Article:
Two GOP Lawmakers Set for Redistricting-Forced Primary Matchup

  • Reps. David McKinley, Alex Mooney drawn into same district
  • Legislature-approved map awaits governor’s signature

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Two Republican House members are set for a primary face-off next year after the West Virginia legislature approved a new congressional map that merges them into the same district.

The state lost one of its three districts in reapportionment, meaning two of the three current members of its all-Republican congressional delegation must run against each other to win another term. With only Republican Gov. Jim Justice’s signature needed for the map’s enactment, the state House’s move Thursday all but confirmed the matchup political observers saw as the most likely: Reps. Alex Mooney and David McKinley.

Mooney, 50, who was first elected in 2014, immediately announced he’ll run in the new district.

“I am excited to be running for re-election,” Mooney said in a statement. “Our nation now more than ever needs fighters who will stand toe to toe with the radical left who are attempting to turn America into a socialist nation.”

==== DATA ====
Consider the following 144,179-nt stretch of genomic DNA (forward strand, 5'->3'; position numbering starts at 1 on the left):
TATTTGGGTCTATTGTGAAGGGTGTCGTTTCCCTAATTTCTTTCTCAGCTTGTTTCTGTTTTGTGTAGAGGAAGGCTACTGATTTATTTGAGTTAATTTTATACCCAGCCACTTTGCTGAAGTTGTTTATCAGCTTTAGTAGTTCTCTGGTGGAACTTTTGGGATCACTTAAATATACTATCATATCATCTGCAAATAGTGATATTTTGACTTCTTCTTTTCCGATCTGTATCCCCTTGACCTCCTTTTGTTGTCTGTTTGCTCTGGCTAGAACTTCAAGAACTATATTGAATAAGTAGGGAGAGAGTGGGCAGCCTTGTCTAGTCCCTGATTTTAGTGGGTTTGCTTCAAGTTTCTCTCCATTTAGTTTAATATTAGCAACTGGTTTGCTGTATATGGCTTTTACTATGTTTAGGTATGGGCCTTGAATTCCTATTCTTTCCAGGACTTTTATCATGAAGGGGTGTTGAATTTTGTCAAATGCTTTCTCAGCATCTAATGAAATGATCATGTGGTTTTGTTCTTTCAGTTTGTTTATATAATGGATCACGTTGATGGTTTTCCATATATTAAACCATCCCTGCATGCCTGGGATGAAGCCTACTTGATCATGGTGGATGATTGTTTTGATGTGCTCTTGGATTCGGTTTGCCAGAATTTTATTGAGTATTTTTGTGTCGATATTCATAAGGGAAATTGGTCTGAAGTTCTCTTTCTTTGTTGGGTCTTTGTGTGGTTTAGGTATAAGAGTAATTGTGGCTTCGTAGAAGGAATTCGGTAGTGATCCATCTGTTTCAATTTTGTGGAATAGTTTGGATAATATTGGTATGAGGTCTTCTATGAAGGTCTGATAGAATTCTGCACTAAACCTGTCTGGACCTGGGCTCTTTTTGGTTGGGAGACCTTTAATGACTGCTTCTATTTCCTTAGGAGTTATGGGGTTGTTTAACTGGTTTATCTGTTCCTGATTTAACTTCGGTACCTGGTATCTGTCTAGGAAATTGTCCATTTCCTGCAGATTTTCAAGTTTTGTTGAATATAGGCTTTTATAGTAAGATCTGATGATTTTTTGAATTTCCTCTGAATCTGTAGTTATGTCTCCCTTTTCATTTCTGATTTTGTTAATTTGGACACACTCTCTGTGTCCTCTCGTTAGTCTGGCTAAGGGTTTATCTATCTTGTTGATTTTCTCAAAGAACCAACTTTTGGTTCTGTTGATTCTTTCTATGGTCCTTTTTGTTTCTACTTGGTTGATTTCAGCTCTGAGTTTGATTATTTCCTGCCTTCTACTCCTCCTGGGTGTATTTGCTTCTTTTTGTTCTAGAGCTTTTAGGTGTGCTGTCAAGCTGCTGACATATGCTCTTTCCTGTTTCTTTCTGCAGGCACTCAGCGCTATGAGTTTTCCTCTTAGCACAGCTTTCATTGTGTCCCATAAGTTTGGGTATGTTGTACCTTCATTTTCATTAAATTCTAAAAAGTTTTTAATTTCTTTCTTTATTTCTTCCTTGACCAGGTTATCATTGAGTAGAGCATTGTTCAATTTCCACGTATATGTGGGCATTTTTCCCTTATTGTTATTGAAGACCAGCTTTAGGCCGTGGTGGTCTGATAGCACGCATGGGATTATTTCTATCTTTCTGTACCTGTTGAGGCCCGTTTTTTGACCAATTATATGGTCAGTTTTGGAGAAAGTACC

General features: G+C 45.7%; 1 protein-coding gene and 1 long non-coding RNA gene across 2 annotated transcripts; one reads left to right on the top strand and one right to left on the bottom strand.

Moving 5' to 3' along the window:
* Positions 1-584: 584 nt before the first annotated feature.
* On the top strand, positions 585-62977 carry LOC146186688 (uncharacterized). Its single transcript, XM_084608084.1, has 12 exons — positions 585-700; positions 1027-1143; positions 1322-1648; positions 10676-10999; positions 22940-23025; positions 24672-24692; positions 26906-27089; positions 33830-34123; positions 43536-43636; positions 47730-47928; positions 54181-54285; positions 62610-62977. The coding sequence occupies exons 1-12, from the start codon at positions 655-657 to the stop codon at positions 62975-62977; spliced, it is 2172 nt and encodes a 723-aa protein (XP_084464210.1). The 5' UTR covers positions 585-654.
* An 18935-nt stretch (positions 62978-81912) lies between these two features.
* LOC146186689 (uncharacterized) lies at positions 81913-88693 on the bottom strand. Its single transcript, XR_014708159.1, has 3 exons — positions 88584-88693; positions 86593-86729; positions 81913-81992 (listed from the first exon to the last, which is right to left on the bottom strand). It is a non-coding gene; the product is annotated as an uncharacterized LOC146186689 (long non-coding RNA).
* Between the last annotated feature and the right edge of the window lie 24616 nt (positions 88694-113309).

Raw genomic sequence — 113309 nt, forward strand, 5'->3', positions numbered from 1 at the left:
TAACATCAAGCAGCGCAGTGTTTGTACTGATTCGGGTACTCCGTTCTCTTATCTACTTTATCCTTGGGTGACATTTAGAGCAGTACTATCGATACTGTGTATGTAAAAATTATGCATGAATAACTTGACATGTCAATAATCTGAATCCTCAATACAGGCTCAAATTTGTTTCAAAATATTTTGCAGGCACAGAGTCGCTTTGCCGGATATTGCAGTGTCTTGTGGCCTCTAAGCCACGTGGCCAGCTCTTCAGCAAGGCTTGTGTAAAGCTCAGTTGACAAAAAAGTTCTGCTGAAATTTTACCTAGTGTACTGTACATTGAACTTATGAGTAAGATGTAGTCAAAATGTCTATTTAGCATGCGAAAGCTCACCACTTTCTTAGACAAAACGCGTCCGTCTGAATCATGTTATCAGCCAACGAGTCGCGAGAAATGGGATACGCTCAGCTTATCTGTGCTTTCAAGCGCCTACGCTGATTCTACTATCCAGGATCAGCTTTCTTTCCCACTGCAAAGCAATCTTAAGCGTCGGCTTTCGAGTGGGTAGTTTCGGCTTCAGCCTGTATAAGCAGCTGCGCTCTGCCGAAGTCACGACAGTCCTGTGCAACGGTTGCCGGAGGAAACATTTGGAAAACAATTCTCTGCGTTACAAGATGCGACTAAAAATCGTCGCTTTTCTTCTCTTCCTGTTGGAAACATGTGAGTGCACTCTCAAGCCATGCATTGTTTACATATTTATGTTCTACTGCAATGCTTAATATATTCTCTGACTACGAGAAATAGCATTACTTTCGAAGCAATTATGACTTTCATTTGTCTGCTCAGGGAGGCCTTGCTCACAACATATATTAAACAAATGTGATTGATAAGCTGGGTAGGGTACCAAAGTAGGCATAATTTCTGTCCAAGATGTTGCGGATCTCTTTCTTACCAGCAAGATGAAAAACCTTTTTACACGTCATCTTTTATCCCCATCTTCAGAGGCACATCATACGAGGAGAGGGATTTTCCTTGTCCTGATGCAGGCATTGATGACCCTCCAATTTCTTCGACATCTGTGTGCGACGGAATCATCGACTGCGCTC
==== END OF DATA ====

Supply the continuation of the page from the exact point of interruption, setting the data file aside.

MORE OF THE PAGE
McKinley, 74, was first elected in 2010. His congressional office didn’t immediately respond to a request for comment on his re-election plans. The primary is May 10.

The new congressional map splits the state horizontally creating a northern and a southern district. Mooney and McKinley both live in the new northern district, while Rep. Carol Miller lives in the new southern district. McKinley now represents 66% of the people in the reconfigured district, compared with 34% by Mooney.

All three current West Virginia lawmakers are conservative Republicans, but they’ve differed over former President Donald Trump. Mooney’s statement indicated he’d emphasize those differences against McKinley, who voted to certify President Joe Biden’s election in January and to approve an independent commission to investigate the Jan. 6 Capitol riot by pro-Trump demonstrators. Mooney and Miller both voted against certifying at least one state’s results and against the Jan. 6 commission.

Mooney has been dogged by an ethics case involving allegations of illegal use of campaign funds. He denied wrongdoing, but the House Ethics Committee is set to announce Oct. 21 whether it will launch a full investigation or take other action.

The two new West Virginia districts would be about equally pro-Trump. The former president would have won the new southern district — designated as the 1st — 70%-29% and the northern district — the new 2nd — 68%-31%.

To contact the reporters on this story: Kenneth P. Doyle in Washington at kdoyle@bgov.com; Greg Giroux in Washington at ggiroux@bgov.com

To contact the editors responsible for this story: Kyle Trygstad at ktrygstad@bloombergindustry.com; Bennett Roth at broth@bgov.com

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